Indoor and outdoor film and television production is discovering the many benefits that a powerful, fully automated IP65 LED luminaire can provide on a set. Just ask lighting designer/programmer Jeff Pardee, who has been using the Proteus Maximus from Elation Professional on several recent projects.
The Proteus Maximus – a 50,000-lumen LED moving head that operates as a profile, beam or wash light – is routinely used to light some of the world’s largest outdoor shows and events. Its 950W White LED engine delivers a level of brightness that can reach across great distances, an attribute Pardee finds useful on sets where complex camera work requires supporting equipment to be out of sight.
Pardee, a former concert lighting designer who moved into film and broadcast lighting several years ago, sought a moving head he could place at a distance while maintaining intensity, even when using color or breakup patterns. “When you film, in order to stay out of camera shot, you have to put things where they cannot be seen which means placing lighting far away. I needed a fixture with a punch, something with color that I could use for hard edge or breakup patterns but do it from afar.”
While working on a film project that required the 4th Street Bridge in LA to be illuminated from across a large construction site, Pardee needed a powerful fixture that could project from hundreds of yards away. He considered several options, including Proteus Maximus, and was able to borrow a unit from a colleague at a nearby project to test. At midday, in order to demonstrate its brightness for the others on set, he was able to light a nearby building from across a freeway.
That was his first experience with the fixture, which he ended up using on the project from condors in groupings of three. “They worked phenomenally. The condors we had the fixtures in were from two-tenths of a mile to half a mile away from the bridge and it was perfectly lit with no shadows and no variance in output,” he said. “In fact, we ended up running them at only 65% because they were too bright.” Part of that same project required lighting an outdoor basketball court as part of a continuous shot scene. “We used the Maximus specifically for that because he could have them out of the shot, at the other end of the block on fully raised condors, but we still got great light levels.”
Pardee says that when they evaluate lighting they also look for fixtures they can run on a lower amount of power. On the 4th Street Bridge and downtown park project, they ran the Maximus units using a small 6000-watt generator located half a mile away.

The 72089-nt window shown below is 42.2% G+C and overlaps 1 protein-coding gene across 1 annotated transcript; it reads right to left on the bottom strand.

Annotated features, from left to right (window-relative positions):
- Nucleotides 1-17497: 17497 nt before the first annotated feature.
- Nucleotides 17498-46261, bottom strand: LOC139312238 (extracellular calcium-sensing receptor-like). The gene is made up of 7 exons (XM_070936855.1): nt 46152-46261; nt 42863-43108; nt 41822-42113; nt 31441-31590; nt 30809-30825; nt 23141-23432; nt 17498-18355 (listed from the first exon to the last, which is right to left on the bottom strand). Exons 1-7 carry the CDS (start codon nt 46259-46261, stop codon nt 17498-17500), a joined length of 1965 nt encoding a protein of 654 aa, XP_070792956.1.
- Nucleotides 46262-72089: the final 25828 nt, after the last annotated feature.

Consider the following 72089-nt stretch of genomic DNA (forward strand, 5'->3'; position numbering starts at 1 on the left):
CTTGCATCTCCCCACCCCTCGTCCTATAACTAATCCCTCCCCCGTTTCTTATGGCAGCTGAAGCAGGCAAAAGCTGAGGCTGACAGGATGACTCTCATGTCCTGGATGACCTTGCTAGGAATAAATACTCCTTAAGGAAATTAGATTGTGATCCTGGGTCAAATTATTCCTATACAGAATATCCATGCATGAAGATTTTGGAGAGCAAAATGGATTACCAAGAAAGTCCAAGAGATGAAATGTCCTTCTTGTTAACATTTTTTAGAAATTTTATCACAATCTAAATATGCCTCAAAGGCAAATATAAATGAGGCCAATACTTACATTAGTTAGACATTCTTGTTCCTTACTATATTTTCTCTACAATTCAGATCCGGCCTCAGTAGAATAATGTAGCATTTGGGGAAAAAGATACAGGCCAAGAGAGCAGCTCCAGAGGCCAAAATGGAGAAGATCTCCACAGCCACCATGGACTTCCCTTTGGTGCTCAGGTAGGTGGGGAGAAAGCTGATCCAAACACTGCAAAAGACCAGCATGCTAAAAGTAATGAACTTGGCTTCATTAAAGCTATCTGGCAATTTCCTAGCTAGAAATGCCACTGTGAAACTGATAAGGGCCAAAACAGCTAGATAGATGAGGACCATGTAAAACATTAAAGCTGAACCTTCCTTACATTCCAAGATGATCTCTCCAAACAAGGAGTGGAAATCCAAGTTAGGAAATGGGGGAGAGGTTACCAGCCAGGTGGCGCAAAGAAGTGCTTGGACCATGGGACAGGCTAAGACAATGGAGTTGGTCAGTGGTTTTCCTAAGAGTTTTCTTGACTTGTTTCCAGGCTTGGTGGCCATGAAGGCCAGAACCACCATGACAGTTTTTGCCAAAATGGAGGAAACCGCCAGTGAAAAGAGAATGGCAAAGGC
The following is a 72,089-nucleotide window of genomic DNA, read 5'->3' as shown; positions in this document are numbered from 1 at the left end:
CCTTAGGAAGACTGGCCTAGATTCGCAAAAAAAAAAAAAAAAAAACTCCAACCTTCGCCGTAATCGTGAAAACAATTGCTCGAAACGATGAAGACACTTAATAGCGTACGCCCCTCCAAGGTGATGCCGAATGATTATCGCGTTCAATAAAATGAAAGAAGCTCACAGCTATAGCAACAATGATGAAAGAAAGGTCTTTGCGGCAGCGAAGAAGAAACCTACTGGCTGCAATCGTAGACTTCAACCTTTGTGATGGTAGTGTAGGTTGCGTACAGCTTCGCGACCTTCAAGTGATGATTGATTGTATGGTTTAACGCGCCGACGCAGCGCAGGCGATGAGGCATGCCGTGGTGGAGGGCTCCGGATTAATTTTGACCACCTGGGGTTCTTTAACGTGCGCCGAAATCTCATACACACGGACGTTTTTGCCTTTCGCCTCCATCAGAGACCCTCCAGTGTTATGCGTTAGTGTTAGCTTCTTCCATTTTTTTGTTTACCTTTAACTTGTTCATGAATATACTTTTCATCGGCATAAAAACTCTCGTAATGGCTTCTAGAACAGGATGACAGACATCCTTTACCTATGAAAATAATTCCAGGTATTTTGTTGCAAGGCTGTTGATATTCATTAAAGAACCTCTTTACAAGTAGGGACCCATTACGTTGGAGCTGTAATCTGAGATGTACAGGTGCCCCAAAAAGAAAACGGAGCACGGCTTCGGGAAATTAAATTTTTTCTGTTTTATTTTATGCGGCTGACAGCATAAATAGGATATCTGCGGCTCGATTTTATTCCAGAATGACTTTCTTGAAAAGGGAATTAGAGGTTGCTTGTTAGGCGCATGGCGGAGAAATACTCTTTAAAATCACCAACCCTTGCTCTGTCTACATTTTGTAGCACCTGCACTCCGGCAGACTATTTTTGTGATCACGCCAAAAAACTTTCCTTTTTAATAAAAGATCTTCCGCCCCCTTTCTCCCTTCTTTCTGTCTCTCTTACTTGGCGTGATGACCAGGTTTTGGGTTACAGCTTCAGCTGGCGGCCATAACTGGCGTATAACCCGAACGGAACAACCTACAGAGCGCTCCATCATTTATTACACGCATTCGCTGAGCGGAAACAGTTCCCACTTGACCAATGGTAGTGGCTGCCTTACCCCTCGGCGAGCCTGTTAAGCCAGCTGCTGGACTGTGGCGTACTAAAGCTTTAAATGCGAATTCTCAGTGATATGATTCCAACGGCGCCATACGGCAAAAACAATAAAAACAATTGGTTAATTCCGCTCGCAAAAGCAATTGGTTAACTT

The project proved a good introduction to the LED luminaire for Pardee and gave him the chance to tinker with the lights, test them in various colors, breakup patterns, prisms, etc. to see if they held their brightness
Billie Eilish Prime Day Show
The need for a powerful LED moving head has come up frequently for the designer who says he has used the Maximus on production sets a dozen times to date. A recent example is Billie Eilish’s Prime Day Show musical special that aired June 17th on Prime Video. The show fused music and storytelling as the Grammy-winning singer performed amid an immersive Parisian set (actually filmed on the Universal backlot). Director of Photography for the Prime Day shoot was Christopher Ripley; Gaffer was Mathias Peralta.
Pardee turned to the waterproof Maximus to fulfill a number of roles on the production. “We used them to punch through a window to give a nice sunrise effect while it was raining for example. We drenched them in water for three days and didn’t have any problems.” Pardee accessed the Maximus’s full-spectrum color mixing system with variable CTO to create the reds, ambers and daylight color required to mimic a sunrise. Then for a night scene, he painted with purples, reds and blues to create a nighttime Paris look. “I used them as backlighting as well or for hard-edge lighting on set buildings to give a crisp look working together with a soft-edge fixture that we matched color temperature with to get a nice even look.”
The Maximus fixtures worked from two condor positions on the musical special, two fixtures on each condor shooting the building set from 300-400 feet away from the camera. Pardee then turned the fixtures around 180 degrees to shoot in the opposite direction, up the street and onto buildings in a big breakup pattern, a throw that was closer to 500 feet.